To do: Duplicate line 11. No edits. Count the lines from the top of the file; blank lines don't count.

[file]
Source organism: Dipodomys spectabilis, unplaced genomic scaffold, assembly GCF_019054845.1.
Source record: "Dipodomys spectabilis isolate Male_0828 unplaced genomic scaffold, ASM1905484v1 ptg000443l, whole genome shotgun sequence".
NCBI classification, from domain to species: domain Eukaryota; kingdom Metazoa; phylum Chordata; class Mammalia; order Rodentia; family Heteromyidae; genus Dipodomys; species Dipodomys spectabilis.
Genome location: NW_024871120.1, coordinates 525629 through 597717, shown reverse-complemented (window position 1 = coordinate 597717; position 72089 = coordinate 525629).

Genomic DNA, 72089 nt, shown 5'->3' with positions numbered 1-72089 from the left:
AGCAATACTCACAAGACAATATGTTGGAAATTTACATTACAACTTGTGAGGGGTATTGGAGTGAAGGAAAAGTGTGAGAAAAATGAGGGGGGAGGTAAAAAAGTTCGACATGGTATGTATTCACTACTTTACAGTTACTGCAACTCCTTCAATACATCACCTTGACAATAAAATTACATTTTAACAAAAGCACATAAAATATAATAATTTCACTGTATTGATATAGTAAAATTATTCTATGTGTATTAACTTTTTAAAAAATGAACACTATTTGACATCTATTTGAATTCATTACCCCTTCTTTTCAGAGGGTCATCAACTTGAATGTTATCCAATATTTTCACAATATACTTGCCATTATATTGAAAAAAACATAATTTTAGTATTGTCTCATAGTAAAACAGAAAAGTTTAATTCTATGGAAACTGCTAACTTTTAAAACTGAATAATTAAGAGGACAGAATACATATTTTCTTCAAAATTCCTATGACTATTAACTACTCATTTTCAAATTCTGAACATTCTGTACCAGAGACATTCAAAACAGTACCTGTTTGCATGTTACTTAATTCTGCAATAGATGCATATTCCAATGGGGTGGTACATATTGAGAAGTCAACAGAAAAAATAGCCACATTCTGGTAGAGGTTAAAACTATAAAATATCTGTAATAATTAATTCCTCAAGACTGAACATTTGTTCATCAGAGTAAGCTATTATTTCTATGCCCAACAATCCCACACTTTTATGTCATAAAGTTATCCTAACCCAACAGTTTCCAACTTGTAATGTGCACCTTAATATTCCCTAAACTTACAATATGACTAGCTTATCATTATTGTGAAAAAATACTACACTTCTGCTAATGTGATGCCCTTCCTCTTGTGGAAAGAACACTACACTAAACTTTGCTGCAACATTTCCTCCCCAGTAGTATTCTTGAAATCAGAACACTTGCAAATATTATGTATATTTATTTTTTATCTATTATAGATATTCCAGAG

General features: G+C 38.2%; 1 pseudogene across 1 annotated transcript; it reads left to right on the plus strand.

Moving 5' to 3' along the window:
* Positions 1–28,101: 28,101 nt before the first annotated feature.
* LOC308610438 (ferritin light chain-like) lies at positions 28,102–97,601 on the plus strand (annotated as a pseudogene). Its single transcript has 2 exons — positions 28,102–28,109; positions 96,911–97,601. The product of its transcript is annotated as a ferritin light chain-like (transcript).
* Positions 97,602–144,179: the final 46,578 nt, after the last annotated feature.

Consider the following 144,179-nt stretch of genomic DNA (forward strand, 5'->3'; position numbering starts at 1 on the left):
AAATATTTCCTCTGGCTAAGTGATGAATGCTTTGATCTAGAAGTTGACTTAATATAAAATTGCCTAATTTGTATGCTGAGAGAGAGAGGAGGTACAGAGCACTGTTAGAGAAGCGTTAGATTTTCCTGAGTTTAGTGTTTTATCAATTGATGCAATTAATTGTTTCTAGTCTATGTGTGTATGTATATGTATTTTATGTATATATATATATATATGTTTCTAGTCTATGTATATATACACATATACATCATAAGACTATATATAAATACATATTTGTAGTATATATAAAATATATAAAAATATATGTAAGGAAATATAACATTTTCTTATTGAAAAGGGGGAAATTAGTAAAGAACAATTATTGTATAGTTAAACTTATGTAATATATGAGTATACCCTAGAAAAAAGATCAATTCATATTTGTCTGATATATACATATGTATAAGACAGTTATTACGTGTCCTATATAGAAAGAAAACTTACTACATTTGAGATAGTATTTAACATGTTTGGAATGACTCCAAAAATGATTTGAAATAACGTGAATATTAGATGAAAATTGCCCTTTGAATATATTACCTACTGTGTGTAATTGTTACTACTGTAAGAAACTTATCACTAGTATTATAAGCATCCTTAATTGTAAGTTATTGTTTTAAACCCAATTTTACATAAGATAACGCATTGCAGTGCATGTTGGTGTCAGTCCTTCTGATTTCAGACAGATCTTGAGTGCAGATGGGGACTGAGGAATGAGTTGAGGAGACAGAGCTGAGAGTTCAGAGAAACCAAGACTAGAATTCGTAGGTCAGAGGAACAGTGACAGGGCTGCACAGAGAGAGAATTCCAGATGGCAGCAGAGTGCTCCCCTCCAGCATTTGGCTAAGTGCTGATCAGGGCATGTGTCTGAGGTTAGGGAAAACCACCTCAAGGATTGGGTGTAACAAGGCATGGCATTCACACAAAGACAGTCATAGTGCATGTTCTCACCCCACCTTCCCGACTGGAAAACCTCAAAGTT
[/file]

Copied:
* Positions 97,602–144,179: the final 46,578 nt, after the last annotated feature.